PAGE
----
Mowlam: `Take a risk for peace'

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The Independent Online
MO MOWLAM appealed to the Ulster Unionist Party (UUP) executive last night to "take a risk for peace" and offered assurances on the future of the controversial prisoner-release programme in an attempt to rescue the Northern Ireland peace process from collapse.

In spite of the Secretary of State's assurances, the Northern Ireland Bill appeared to be heading for rejection by the Unionists, after David Trimble, the UUP's leader, bitterly denounced the Government's "failsafe" guarantee for IRA disarmament.

Mr Trimble, the First Minister, said the mechanism drawn up to ensure Sinn Fein would not be able to sit in a new power-sharing executive if the IRA did not hand in its weapons was "flawed and unfair".

The Bill could remain on the statute book to be carried out when an agreement is reached, but if the Unionists refuse tomorrow to nominate their team to serve with Sinn Fein on the executive, the British and Irish governments will have to return to the drawing board. Sources at Westminster were refusing to rule out the possibility of a second referendum in Northern Ireland to appeal over the heads of the UUP leaders.

Mr Trimble, who is under pressure from his own party not to give too much ground to Sinn Fein, appealed for more time from the Government. It is possible he will try to avoid the Ulster Unionists being blamed for taking the peace process to the brink of collapse by not issuing a clear-cut rejection at tonight's meeting in Belfast.

However, sources close to Mr Trimble said last night that the safeguards offered by Ms Mowlam, in probably her last major speech before being moved by Tony Blair in the cabinet reshuffle, were not enough. "There doesn't seem much possibility of it getting through the executive," a source said.

The Ulster Unionists joined the Conservatives in a vain attempt to force through greater safeguards in the Northern Ireland Bill - to provide a legislative timetable for decommissioning, an automatic power to expel Sinn Fein from the power-sharing executive if the IRA failed to make progress within weeks on decommissioning, and a halt to prisoner releases if Sinn Fein defaulted on its commitments to the Good Friday Agreement.

The Government refused to accept the amendments, but Ms Mowlam made clear that if the independent commissioner on decommissioning, General John de Chastelain, found that the IRA had failed to start destroying its weapons "within weeks", the Northern Ireland Assembly would have a vote to expel Sinn Fein. And on prisoner releases, she gave Mr Trimble the assurance that she would have to take into account whether the ceasefires were holding before allowing releases to continue. But a government source said: "We can't go beyond what is in the Good Friday Agreement. If we did we would lose Sinn Fein."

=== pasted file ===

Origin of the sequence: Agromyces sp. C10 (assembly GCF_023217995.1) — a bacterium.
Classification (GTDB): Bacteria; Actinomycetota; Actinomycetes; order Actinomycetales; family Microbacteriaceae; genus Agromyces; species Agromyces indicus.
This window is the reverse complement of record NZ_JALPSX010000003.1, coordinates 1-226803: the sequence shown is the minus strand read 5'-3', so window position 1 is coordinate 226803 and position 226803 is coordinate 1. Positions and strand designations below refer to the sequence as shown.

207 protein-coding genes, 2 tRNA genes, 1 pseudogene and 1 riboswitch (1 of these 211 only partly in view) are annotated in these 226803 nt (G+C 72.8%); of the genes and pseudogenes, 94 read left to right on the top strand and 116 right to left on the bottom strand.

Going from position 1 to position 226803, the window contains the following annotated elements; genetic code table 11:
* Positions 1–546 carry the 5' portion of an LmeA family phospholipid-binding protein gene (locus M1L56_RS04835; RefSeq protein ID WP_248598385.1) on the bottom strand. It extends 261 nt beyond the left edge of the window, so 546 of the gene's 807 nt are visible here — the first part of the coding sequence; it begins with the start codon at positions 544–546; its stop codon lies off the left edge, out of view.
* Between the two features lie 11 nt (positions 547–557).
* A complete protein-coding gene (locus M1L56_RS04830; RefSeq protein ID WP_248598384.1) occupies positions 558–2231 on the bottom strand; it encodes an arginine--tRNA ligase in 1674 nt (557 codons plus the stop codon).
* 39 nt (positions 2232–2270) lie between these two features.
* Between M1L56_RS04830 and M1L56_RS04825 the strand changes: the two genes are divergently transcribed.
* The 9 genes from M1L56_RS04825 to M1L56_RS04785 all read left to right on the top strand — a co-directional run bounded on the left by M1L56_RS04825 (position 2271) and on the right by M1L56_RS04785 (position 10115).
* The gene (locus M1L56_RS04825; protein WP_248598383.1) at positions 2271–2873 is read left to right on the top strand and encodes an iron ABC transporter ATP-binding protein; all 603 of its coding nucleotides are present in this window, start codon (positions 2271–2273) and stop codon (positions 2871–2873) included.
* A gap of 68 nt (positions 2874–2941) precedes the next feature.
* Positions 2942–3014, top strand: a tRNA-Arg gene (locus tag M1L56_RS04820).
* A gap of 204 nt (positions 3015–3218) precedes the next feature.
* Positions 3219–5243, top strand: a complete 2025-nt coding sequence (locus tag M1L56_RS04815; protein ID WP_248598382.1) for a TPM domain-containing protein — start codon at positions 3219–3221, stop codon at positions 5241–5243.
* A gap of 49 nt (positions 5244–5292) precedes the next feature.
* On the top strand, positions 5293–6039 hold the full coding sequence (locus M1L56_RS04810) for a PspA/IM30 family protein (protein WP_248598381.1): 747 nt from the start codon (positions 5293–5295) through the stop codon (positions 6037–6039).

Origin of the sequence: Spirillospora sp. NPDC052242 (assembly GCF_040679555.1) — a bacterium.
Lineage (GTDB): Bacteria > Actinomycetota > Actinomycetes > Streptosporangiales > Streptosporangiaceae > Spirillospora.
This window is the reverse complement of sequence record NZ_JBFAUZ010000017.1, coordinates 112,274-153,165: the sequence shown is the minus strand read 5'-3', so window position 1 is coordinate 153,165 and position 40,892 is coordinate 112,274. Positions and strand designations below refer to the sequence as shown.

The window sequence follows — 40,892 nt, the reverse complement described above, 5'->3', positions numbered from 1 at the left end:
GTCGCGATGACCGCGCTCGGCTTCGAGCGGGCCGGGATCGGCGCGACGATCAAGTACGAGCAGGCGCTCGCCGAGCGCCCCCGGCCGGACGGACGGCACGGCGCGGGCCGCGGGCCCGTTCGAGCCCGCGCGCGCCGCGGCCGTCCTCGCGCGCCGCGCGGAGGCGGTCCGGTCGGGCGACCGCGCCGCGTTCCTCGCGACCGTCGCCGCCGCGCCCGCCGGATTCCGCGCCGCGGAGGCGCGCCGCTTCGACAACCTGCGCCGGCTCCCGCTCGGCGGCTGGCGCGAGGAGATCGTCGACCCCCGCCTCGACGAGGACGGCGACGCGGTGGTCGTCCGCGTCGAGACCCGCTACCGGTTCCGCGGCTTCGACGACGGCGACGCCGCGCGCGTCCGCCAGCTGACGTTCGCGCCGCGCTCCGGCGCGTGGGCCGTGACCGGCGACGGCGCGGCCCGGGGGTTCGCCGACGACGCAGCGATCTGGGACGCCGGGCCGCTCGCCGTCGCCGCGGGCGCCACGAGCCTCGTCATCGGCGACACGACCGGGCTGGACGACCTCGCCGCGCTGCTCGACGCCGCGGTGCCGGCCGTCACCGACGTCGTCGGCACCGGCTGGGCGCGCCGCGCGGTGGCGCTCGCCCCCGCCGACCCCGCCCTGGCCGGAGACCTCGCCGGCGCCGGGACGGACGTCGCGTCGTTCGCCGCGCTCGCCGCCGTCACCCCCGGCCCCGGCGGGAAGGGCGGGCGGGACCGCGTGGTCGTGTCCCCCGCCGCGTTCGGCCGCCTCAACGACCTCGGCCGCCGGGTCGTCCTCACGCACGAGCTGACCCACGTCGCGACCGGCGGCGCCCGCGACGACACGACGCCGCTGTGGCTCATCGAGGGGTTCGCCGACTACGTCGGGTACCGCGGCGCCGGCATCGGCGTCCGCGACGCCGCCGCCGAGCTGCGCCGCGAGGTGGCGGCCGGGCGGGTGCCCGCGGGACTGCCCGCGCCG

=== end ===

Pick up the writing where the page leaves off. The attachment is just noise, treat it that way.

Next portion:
Even as Unionists were complaining about the Bill, republicans in Belfast were making clear that they disliked the thrust of the proposed legislation which, they claimed, was outside the terms of the Agreement. They claimed that the Unionists were suffering from "reluctance and paranoia" and that Tony Blair was conceding too much in an effort to assuage their concerns.

There are certainly worries within the republicans' support base that Sinn Fein and the IRA might be giving too much away on the decommissioning issue, although the doubts in those quarters seem to amount to much less of a problem than those being experienced within Unionism.

Sinn Fein's Assembly chief whip, Alex Maskey, said: "The people I have spoken to in the last couple of days and this morning are absolutely furious at the way the British government is pandering to Unionism at this difficult time... [Unionism] has displayed nothing but total negativity."

The Taoiseach, Bertie Ahern, meanwhile urged Unionists to go for the deal on offer, saying that to turn it down would be "a mistake of historic proportions". Writing in today's Irish Times, Mr Ahern said: "Decommissioning by May 2000 is part of the bargain. An executive is being formed on the clear understanding that part of the bargain will be kept. The Irish government is firmly convinced it will be. On the other hand, we cannot assume that decommissioning will ever take place, let alone by May 2000, if an inclusive government is not established.

"Voluntary disarmament will be a unique event in Irish history. We should not dismiss lightly a serious commitment to it, which will require, on an ongoing basis, much courageous leadership."

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